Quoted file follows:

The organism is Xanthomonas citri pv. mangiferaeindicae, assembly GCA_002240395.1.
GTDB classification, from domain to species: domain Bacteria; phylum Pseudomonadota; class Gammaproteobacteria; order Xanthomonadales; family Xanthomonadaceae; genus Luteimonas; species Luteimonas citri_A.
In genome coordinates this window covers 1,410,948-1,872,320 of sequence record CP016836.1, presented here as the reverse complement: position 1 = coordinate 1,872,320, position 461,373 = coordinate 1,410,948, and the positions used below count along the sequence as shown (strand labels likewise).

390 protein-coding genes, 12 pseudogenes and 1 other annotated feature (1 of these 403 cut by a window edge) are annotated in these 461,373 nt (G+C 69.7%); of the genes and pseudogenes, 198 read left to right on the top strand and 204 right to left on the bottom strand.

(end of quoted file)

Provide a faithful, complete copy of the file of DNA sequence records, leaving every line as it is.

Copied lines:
The organism is Xanthomonas citri pv. mangiferaeindicae, assembly GCA_002240395.1.
GTDB classification, from domain to species: domain Bacteria; phylum Pseudomonadota; class Gammaproteobacteria; order Xanthomonadales; family Xanthomonadaceae; genus Luteimonas; species Luteimonas citri_A.
In genome coordinates this window covers 1,410,948-1,872,320 of sequence record CP016836.1, presented here as the reverse complement: position 1 = coordinate 1,872,320, position 461,373 = coordinate 1,410,948, and the positions used below count along the sequence as shown (strand labels likewise).

390 protein-coding genes, 12 pseudogenes and 1 other annotated feature (1 of these 403 cut by a window edge) are annotated in these 461,373 nt (G+C 69.7%); of the genes and pseudogenes, 198 read left to right on the top strand and 204 right to left on the bottom strand.